Mars! One Way

It’s really hard not to facepalm when confronted by headlines stating that 100,000 have signed up for a one-way trip to Mars. A Dutch, non-profit (yes, that’s right, non-profit) company called Mars One is collecting human specimens, and raising six billion dollars, to send these people some 225 million kilometres, one way, to the planet Mars.

They call it colonization. They market it as a “stepping stone in human galactic expansion.”

Yes, that’s right, Galactic.

Even reading interviews with some of the applicants really drives home what insanity dwells in modern people’s minds. Some even suggest that this is how the discovery of America come about, others considering birthing and raising children on the surface of this new frontier.


I understand completely the allure of the red planet. When the time of year is right I see Mars in the night sky and think, wow, this is a planet just like ours. When I recently came across the Mars Panorama at 360 Cities I admit I was taken aback by what I saw. I can almost touch and feel the terrain. But who are we kidding?

The place is currently… what’s the word?… INHOSPITABLE.

It’s a cold place.

Mars Surface

It doesn’t have a friendly atmosphere.

Look it up on Wikipedia.

Antarctica is considerably more livable than Mars. We have numerous research stations over there because the place is relatively accessible and easily supplied, and the scientist who work there, CAN COME HOME or else they would never go there. Early Antarctic explorers risked their lives travelling to the South Pole, but those dudes knew that it was possible to return. None would have contemplated ever living there, for good. Even colonizing such places like the Americas and Australia, migrants knew that they’ll somehow survive; breathe air, have access to water, plant crops, be able to raise a family, be able to build an economy.

What is Mars One really offering?

  • They will spend five years training unskilled punters in a replica Martian settlement to be built on Earth. That’s fun.
  • Next, they will build a communication satellite for the mission. Yep. For communication stuff.
  • Then they are going to send a supply mission stocked with about 2,500 kilograms of food to Mars. Yep. That should last, assuming it survives the transit.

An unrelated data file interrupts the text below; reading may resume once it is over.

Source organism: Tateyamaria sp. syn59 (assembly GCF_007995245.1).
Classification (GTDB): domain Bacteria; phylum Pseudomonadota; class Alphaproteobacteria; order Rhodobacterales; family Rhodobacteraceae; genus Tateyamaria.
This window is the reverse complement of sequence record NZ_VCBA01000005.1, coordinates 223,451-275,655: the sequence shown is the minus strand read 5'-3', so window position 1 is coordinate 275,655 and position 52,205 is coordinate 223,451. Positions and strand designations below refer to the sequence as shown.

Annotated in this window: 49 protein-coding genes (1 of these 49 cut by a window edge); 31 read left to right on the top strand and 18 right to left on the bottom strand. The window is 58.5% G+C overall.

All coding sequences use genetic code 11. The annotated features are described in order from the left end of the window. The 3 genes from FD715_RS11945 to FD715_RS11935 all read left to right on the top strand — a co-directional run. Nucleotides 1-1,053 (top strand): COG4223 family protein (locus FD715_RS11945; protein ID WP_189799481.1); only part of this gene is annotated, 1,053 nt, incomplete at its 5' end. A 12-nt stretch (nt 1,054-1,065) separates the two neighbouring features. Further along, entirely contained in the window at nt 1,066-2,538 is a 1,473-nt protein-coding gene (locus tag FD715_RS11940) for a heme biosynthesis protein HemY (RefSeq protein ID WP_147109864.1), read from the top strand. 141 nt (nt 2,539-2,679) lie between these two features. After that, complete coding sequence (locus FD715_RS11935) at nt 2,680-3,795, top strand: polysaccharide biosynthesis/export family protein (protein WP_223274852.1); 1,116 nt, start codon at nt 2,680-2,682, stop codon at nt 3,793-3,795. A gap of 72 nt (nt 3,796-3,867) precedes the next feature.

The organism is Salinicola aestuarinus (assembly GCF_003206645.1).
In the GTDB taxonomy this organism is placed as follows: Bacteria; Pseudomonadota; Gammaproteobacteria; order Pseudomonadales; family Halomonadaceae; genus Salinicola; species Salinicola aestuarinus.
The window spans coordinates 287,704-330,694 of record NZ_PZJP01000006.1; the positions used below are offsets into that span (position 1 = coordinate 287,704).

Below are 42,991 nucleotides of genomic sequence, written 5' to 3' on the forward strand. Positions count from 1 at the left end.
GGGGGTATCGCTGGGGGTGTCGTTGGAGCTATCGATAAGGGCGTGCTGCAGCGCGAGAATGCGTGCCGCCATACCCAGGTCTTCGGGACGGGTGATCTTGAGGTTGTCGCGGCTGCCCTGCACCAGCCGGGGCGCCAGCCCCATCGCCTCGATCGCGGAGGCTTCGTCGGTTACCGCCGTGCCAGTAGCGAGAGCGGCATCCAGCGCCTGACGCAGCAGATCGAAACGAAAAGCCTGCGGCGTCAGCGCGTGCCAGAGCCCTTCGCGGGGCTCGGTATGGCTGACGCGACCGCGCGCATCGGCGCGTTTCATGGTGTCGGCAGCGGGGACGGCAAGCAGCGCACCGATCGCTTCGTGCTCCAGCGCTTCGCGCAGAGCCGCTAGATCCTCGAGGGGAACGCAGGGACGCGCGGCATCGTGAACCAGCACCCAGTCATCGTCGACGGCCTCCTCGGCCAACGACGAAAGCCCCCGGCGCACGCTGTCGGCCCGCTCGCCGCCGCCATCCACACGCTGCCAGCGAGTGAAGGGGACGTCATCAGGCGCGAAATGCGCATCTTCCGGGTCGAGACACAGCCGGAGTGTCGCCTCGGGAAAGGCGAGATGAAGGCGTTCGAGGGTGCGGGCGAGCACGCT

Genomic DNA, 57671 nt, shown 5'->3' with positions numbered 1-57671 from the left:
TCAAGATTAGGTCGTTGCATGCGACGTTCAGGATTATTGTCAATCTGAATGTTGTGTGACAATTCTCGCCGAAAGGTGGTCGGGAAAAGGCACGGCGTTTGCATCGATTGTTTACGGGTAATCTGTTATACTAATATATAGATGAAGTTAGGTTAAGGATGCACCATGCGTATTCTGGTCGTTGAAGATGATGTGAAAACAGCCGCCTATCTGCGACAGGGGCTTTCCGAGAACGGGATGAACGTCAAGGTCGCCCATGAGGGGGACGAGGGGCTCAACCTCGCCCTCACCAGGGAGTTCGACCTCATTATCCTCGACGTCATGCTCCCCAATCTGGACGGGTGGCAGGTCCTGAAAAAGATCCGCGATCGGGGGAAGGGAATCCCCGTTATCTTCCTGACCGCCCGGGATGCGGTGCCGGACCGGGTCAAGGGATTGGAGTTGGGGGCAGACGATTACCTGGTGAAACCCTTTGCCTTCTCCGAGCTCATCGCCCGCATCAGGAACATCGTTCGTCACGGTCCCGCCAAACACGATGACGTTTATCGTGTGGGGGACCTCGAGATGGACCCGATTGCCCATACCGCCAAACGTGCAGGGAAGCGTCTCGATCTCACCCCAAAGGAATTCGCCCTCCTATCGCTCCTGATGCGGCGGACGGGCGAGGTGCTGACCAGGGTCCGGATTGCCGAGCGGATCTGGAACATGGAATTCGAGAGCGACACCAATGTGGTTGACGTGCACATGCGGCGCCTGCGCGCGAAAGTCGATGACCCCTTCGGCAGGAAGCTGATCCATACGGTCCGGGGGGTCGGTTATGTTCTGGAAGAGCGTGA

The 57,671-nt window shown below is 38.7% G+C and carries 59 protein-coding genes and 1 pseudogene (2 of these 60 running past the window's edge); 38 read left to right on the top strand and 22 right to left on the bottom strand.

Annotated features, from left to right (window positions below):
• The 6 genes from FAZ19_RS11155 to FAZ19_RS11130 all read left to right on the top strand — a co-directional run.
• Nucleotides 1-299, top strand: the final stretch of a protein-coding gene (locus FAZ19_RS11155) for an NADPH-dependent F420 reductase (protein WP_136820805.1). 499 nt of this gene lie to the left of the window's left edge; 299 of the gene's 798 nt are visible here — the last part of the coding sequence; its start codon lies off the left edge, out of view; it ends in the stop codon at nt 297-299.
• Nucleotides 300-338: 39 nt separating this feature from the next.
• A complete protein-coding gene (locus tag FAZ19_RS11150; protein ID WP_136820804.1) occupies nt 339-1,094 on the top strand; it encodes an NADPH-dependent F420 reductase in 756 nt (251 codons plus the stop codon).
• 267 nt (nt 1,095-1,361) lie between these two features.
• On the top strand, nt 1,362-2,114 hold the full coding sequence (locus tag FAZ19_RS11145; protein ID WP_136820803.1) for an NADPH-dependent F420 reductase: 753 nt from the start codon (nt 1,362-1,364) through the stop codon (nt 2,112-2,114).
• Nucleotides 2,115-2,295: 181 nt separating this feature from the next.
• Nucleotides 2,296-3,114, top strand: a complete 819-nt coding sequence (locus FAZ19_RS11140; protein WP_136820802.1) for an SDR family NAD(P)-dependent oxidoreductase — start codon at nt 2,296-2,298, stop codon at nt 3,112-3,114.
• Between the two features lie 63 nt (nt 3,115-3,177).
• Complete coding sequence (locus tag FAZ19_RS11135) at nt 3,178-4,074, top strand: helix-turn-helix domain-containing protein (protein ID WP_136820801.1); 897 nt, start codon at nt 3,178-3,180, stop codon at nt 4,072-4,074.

• An exploration vehicle will be also launched to choose the location of the human settlement. They are being thorough, leaving nothing to chance.
  • Then they are going to send a rover, two living units, two life support units and two supply units.
  • Then they’re sending the first group of four astronauts by 2022, and then by 2025, a second group of four astronauts will follow.

Here is where the fun stuff ends.

First of all, this expedition is not going to cost anything near the 6 billion dollars they claim. No space program this large stays on a budget so let’s put the figure at… bankruptcy by 2017. Where do these guys think they’re going? Antarctica? How are they going to raise this …. Who is going to invest, and what returns are they offering? If the figure was put out at six trillion dollars, and big mining corporations and a few governments were involved, I would feel a tad enthusiastic about filling out the $30 application fee.

They are going to sell Television rights to the event. OK. American Idol makes around $6 – $7M an episode. That’s around what… $200M per season? So the science-laden reality TV program needs to rate better than the most watched show on television to fund such a caper. But something tells me that until amateur astronauts start dying live on TV, such ratings are going to be unlikely unless they send contestants from American Idol to Mars. Or if Disney buys in and films the next John Carter physically on Mars, or if James Cameron usurps the project and sends a cast and crew to shoot a science fiction epic, say Kim Stanley Robinson’s Mars Trilogy… what am I talking about? $6 billion dollars is not going to be near enough.

They are sending fragile, high-maintenance human beings to the surface of Mars, not robots. If they do manage to do so, the starry-eyed applicants should expect a rough, cheap and nasty ride.

Mars Orbit